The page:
Home > management, Markets, Teaching, trading, Uncertainty > Profitable ETF Trading Strategies: applying Gladwell’s insights from “The Tipping Point”

Profitable ETF Trading Strategies: applying Gladwell’s insights from “The Tipping Point”

Malcolm Gladwell’s excellent book “The Tipping Point” describes the common characteristics of mass psychology with respect to fans and trends. Even though it is just a popular psychology book, and has been criticized by some for its lack of academic rigor, I still think the book offers a lot of useful insights to the world of trading that can be applied by individual traders to their view of the markets.

This article describes how I apply his insights, which you may find useful in your own trading practice.

Gladwell classifies large populations into five categories, based on how and when they adopt a new trend. Not every new fad develops into a full-blown trend, but every full-blown trend, he suggests, experiences these five categories of people.

To paraphrase, then, here are Gladwell’s five classifications, with my naming convention and interpretation:

Innovators: these are the scouts who take the first step into the bold unknown.

Early adopters: people who see how the innovators ideas and actions have merit on a wider setting.

Early mass adopters: a large group of commercially significant people or businesses who have waited to see how the early adopters applied the new idea before taking it on themselves. They can afford to wait for the first two groups to learn what they’re going to learn about the new idea. This group knows that as long as they beat the late mass adopters, group 4, they will retain their competitive advantage in the marketplace.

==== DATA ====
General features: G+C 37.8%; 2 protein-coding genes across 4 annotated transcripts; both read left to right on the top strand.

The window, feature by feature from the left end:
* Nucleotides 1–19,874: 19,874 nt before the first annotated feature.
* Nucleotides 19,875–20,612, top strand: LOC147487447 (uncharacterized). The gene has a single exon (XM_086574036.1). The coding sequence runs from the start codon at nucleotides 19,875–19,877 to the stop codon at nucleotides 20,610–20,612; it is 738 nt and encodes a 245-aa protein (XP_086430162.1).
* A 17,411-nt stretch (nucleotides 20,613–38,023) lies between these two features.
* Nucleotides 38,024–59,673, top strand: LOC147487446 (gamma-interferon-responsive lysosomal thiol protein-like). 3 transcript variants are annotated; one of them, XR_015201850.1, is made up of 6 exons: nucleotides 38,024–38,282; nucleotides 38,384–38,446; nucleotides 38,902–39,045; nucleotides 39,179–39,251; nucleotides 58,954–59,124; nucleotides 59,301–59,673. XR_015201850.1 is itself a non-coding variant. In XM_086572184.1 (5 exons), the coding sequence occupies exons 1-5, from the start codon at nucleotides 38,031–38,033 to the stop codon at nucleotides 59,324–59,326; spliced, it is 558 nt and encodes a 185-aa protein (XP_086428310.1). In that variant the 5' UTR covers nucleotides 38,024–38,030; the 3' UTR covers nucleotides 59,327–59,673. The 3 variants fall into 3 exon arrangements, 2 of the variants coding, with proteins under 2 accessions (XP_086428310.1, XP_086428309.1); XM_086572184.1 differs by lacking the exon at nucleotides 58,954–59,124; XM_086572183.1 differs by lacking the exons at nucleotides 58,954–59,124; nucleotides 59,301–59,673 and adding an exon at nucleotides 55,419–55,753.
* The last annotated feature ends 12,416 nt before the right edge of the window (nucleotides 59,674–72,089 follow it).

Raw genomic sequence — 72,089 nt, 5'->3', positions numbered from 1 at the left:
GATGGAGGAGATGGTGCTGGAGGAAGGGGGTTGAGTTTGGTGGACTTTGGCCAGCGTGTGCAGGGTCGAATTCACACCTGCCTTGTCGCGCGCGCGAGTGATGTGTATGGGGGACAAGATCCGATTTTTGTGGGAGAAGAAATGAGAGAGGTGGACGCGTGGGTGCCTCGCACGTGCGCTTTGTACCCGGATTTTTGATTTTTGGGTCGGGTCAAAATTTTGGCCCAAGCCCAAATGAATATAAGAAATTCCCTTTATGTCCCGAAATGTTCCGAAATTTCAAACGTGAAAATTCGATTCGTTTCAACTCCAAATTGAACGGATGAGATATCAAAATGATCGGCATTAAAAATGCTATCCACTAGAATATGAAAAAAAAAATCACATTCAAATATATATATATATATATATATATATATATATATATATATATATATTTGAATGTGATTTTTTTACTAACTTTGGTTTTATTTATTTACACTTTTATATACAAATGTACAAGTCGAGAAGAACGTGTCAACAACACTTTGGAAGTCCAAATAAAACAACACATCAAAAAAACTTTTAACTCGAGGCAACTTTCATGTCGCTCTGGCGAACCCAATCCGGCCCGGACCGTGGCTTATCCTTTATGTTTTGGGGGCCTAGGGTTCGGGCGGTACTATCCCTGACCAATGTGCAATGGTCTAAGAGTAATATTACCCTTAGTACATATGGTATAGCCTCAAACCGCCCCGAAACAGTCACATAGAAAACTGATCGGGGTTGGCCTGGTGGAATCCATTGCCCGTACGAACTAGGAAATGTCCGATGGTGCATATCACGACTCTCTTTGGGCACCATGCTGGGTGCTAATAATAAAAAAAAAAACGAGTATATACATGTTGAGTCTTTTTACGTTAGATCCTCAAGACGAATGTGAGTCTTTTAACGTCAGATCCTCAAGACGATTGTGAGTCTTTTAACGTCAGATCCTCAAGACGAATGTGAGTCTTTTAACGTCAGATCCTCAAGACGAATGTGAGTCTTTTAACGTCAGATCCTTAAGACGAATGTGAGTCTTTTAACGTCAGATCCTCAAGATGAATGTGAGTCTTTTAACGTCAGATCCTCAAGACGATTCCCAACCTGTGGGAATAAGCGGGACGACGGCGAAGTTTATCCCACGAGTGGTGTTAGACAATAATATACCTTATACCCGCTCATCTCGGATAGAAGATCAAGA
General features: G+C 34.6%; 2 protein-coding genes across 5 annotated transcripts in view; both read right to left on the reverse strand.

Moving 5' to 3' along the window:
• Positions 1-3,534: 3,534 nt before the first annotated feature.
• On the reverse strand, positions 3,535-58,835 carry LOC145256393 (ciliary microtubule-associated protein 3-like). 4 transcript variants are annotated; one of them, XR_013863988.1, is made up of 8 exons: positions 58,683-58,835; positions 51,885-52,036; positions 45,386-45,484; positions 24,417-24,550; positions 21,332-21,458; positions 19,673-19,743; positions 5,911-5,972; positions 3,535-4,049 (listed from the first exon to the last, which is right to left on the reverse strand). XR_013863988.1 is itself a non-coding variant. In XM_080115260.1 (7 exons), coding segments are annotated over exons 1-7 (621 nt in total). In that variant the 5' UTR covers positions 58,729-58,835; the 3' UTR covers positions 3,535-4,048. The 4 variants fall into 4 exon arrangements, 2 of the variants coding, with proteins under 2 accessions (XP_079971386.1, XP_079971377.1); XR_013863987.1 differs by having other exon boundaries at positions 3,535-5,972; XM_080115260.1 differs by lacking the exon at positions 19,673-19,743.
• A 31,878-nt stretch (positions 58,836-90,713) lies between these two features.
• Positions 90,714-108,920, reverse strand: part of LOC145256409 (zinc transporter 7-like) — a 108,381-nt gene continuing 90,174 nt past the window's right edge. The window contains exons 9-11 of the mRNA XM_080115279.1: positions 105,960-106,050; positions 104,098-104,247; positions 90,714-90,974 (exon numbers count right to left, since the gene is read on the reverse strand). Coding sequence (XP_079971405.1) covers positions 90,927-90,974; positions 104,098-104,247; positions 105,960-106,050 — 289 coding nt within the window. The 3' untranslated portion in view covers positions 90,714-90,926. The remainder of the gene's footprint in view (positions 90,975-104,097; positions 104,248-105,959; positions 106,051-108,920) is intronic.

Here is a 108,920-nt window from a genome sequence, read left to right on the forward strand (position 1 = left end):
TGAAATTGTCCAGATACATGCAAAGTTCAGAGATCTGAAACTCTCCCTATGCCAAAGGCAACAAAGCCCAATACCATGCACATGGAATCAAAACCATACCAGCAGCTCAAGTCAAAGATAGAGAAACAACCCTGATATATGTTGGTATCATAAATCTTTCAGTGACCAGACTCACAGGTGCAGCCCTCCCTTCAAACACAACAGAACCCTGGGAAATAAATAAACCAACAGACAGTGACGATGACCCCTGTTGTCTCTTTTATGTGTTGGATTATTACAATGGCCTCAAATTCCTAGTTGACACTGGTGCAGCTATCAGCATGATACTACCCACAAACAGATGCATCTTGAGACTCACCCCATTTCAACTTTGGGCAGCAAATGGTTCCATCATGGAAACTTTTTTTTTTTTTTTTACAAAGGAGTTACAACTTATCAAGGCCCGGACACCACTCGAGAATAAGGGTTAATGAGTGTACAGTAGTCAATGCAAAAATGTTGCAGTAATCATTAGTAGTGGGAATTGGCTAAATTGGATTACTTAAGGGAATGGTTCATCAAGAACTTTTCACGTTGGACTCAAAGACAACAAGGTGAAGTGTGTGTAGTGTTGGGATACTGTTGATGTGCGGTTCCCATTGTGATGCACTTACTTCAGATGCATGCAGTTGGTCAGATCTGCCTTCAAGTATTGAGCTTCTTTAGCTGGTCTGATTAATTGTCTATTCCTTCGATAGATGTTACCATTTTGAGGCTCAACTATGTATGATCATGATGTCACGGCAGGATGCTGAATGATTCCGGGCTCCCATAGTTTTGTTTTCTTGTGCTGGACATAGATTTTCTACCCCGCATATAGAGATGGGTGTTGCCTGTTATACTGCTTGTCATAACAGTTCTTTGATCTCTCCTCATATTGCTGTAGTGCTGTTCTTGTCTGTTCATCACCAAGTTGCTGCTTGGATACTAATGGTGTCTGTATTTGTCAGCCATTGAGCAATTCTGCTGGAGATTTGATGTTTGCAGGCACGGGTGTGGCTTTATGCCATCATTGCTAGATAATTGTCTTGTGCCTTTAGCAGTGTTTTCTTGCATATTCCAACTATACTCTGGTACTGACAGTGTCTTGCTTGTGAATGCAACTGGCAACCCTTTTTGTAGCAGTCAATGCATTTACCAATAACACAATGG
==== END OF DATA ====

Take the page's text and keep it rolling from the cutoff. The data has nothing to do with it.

Late mass adopters: this is the remaining group of commercially significant people or businesses who resisted the new idea for a long time until they see no way out of it but to join the rest of humanity.

Grumpy old men: these are the folks who adopt a new idea because they have no other choice. This group would still be riding in horse and buggies except they don’t make them anymore and so they have to buy a car, but they don’t like it.

It is my sense that in the lifecycle of trending assets, we see the same five groups manifest in the storyline of the trend no matter what the timeframe is. Ask yourself “which group am I in  when I enter and when I plan to sell?” and see if that helps you better understand your strategy in terms of group psychology. 

  1. Terry Lesniak
    April 13, 2009 at 6:26 am

    Where you place yourself on Gladwell’s Classification spectrum will determine your long term “edge.” For all those traders out there who think entries take a subsidiary role to exits….. guess again.


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